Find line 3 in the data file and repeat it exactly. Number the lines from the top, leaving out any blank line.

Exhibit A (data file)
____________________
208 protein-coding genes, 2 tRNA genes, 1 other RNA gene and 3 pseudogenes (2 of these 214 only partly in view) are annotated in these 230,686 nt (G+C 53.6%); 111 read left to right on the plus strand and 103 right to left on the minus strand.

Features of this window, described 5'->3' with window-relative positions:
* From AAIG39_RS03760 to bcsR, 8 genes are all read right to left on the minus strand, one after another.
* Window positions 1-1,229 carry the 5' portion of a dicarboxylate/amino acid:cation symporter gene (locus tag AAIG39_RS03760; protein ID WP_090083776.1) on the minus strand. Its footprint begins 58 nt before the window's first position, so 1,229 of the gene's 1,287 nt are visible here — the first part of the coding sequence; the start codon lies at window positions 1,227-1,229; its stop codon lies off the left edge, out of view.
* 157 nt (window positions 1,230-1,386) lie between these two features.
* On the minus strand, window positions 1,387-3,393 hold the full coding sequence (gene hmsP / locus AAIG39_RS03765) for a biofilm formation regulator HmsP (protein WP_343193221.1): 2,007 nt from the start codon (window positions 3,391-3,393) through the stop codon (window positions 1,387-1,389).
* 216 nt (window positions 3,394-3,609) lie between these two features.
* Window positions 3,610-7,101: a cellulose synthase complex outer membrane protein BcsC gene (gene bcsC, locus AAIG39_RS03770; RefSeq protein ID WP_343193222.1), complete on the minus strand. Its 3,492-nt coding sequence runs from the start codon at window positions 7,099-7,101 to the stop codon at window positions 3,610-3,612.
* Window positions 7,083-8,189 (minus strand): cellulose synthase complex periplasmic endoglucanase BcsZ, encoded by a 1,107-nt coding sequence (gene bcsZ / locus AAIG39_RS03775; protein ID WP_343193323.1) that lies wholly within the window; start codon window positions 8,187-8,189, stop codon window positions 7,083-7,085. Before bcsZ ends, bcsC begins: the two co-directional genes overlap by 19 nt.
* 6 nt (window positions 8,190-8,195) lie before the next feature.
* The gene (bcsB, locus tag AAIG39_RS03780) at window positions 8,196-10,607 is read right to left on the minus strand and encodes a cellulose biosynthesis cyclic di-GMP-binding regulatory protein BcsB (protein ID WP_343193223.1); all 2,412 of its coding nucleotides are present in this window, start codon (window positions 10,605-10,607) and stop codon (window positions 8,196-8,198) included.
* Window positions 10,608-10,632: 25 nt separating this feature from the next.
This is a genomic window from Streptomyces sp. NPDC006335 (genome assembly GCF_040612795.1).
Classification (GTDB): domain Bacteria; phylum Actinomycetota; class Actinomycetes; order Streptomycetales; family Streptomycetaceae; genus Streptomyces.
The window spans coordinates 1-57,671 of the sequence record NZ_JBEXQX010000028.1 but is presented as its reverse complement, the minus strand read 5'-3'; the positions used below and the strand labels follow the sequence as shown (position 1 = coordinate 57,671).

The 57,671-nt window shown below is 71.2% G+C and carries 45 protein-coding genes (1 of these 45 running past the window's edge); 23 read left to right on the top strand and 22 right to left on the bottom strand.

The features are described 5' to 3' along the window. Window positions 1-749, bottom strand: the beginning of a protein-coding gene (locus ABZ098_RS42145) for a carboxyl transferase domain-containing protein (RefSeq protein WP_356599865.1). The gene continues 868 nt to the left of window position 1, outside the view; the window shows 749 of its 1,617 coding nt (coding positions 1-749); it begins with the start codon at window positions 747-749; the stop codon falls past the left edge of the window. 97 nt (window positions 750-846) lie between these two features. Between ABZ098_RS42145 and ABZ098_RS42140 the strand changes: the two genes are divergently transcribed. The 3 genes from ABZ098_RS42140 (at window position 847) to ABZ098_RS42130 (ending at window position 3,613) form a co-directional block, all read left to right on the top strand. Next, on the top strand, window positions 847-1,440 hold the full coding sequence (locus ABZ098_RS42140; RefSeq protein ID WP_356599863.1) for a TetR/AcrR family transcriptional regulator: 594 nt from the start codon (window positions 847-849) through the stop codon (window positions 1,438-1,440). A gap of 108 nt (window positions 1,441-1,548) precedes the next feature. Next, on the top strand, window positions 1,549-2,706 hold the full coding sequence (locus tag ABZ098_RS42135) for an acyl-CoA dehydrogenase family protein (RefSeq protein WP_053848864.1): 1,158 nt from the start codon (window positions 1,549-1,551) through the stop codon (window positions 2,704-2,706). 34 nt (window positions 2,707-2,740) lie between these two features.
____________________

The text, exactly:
* From AAIG39_RS03760 to bcsR, 8 genes are all read right to left on the minus strand, one after another.